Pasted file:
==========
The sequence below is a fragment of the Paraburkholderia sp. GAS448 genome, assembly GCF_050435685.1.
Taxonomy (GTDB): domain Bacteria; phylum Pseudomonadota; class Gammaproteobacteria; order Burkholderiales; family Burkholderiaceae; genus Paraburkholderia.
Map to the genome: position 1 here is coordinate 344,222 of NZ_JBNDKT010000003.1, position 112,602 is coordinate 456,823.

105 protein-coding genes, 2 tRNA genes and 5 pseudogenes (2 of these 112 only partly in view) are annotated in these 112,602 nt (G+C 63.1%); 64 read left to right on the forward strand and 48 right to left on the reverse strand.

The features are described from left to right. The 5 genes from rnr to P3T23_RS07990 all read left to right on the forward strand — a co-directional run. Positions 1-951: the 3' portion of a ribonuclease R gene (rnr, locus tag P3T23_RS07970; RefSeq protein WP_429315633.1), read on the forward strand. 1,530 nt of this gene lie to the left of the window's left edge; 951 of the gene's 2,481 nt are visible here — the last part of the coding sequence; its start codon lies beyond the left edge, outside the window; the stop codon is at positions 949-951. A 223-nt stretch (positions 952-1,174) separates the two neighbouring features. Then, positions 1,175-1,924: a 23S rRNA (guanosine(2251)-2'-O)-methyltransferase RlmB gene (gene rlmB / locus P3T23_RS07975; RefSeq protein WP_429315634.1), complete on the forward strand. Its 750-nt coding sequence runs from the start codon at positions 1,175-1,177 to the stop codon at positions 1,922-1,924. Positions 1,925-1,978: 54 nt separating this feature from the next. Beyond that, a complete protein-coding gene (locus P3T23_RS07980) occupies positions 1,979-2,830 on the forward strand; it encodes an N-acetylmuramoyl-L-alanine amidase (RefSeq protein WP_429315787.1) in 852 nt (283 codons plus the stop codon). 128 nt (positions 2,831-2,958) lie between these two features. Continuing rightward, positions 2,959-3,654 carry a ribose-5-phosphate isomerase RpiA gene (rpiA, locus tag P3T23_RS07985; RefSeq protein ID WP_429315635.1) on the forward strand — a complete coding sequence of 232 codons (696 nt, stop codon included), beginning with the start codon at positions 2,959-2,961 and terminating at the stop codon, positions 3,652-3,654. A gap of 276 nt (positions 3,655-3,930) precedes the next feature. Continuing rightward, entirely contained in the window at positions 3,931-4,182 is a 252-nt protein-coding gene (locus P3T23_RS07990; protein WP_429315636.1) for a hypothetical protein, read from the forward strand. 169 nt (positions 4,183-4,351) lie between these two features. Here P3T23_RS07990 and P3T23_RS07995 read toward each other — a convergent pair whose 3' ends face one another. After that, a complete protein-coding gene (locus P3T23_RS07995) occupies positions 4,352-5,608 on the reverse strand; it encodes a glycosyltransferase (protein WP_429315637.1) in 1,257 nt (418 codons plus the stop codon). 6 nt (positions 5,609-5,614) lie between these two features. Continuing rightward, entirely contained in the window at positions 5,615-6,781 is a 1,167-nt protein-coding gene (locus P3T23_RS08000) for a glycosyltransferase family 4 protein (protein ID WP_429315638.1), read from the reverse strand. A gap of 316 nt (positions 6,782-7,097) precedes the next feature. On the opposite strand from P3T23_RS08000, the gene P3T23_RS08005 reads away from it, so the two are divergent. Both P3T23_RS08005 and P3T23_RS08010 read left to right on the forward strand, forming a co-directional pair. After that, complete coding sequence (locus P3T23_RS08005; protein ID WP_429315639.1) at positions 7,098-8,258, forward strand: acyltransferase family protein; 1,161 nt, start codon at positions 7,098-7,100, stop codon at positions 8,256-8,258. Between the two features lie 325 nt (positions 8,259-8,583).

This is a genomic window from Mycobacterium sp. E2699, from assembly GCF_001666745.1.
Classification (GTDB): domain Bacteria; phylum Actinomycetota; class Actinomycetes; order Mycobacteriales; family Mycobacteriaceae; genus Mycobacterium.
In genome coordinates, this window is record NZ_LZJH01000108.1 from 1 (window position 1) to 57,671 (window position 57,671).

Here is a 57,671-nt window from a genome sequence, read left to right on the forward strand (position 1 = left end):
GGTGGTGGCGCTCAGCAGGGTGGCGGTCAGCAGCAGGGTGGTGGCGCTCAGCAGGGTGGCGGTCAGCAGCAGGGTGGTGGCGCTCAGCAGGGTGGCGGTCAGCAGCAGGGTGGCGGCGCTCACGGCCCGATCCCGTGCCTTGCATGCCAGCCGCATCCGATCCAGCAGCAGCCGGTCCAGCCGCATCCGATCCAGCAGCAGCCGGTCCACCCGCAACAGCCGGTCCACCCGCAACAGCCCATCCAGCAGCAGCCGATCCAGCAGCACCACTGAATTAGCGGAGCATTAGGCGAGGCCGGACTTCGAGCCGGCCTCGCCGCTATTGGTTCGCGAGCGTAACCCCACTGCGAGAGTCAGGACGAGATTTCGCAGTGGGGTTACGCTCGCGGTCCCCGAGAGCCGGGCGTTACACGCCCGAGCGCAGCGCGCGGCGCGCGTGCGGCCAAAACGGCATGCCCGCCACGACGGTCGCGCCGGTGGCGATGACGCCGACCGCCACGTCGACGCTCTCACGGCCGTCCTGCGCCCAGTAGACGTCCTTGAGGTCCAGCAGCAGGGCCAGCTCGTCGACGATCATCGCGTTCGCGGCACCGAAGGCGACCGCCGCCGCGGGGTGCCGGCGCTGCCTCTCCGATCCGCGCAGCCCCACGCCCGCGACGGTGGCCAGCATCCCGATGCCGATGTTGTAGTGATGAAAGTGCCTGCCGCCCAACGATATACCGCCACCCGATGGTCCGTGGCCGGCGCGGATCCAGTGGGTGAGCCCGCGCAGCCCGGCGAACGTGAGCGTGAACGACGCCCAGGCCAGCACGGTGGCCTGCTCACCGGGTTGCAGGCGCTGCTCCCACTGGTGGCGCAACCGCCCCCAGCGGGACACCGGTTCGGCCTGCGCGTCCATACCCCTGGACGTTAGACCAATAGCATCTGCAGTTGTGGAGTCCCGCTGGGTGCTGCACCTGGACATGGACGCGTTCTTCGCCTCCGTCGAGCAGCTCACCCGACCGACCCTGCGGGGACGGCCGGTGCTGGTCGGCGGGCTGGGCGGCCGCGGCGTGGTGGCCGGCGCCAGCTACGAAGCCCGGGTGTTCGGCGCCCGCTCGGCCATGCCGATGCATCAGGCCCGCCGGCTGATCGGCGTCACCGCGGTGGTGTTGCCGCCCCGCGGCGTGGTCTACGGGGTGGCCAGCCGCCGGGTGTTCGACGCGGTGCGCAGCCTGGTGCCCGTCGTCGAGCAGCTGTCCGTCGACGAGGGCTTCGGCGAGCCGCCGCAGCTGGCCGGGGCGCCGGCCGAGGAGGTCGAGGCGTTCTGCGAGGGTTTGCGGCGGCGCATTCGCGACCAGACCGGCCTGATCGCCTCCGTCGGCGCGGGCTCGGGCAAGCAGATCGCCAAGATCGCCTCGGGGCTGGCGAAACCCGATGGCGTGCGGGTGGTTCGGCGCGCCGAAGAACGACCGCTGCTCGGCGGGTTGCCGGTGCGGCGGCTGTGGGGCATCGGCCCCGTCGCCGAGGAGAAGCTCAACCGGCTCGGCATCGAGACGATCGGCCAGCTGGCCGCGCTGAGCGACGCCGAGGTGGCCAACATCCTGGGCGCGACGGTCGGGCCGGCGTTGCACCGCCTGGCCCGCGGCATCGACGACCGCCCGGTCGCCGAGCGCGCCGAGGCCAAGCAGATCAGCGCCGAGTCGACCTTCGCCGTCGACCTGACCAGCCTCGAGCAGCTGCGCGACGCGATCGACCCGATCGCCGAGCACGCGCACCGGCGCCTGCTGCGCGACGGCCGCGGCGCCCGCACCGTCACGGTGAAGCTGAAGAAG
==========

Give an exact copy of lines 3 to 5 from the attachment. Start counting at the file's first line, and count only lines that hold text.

Map to the genome: position 1 here is coordinate 344,222 of NZ_JBNDKT010000003.1, position 112,602 is coordinate 456,823.

105 protein-coding genes, 2 tRNA genes and 5 pseudogenes (2 of these 112 only partly in view) are annotated in these 112,602 nt (G+C 63.1%); 64 read left to right on the forward strand and 48 right to left on the reverse strand.

The features are described from left to right. The 5 genes from rnr to P3T23_RS07990 all read left to right on the forward strand — a co-directional run. Positions 1-951: the 3' portion of a ribonuclease R gene (rnr, locus tag P3T23_RS07970; RefSeq protein WP_429315633.1), read on the forward strand. 1,530 nt of this gene lie to the left of the window's left edge; 951 of the gene's 2,481 nt are visible here — the last part of the coding sequence; its start codon lies beyond the left edge, outside the window; the stop codon is at positions 949-951. A 223-nt stretch (positions 952-1,174) separates the two neighbouring features. Then, positions 1,175-1,924: a 23S rRNA (guanosine(2251)-2'-O)-methyltransferase RlmB gene (gene rlmB / locus P3T23_RS07975; RefSeq protein WP_429315634.1), complete on the forward strand. Its 750-nt coding sequence runs from the start codon at positions 1,175-1,177 to the stop codon at positions 1,922-1,924. Positions 1,925-1,978: 54 nt separating this feature from the next. Beyond that, a complete protein-coding gene (locus P3T23_RS07980) occupies positions 1,979-2,830 on the forward strand; it encodes an N-acetylmuramoyl-L-alanine amidase (RefSeq protein WP_429315787.1) in 852 nt (283 codons plus the stop codon). 128 nt (positions 2,831-2,958) lie between these two features. Continuing rightward, positions 2,959-3,654 carry a ribose-5-phosphate isomerase RpiA gene (rpiA, locus tag P3T23_RS07985; RefSeq protein ID WP_429315635.1) on the forward strand — a complete coding sequence of 232 codons (696 nt, stop codon included), beginning with the start codon at positions 2,959-2,961 and terminating at the stop codon, positions 3,652-3,654. A gap of 276 nt (positions 3,655-3,930) precedes the next feature. Continuing rightward, entirely contained in the window at positions 3,931-4,182 is a 252-nt protein-coding gene (locus P3T23_RS07990; protein WP_429315636.1) for a hypothetical protein, read from the forward strand. 169 nt (positions 4,183-4,351) lie between these two features. Here P3T23_RS07990 and P3T23_RS07995 read toward each other — a convergent pair whose 3' ends face one another. After that, a complete protein-coding gene (locus P3T23_RS07995) occupies positions 4,352-5,608 on the reverse strand; it encodes a glycosyltransferase (protein WP_429315637.1) in 1,257 nt (418 codons plus the stop codon). 6 nt (positions 5,609-5,614) lie between these two features. Continuing rightward, entirely contained in the window at positions 5,615-6,781 is a 1,167-nt protein-coding gene (locus P3T23_RS08000) for a glycosyltransferase family 4 protein (protein ID WP_429315638.1), read from the reverse strand. A gap of 316 nt (positions 6,782-7,097) precedes the next feature. On the opposite strand from P3T23_RS08000, the gene P3T23_RS08005 reads away from it, so the two are divergent. Both P3T23_RS08005 and P3T23_RS08010 read left to right on the forward strand, forming a co-directional pair. After that, complete coding sequence (locus P3T23_RS08005; protein ID WP_429315639.1) at positions 7,098-8,258, forward strand: acyltransferase family protein; 1,161 nt, start codon at positions 7,098-7,100, stop codon at positions 8,256-8,258. Between the two features lie 325 nt (positions 8,259-8,583).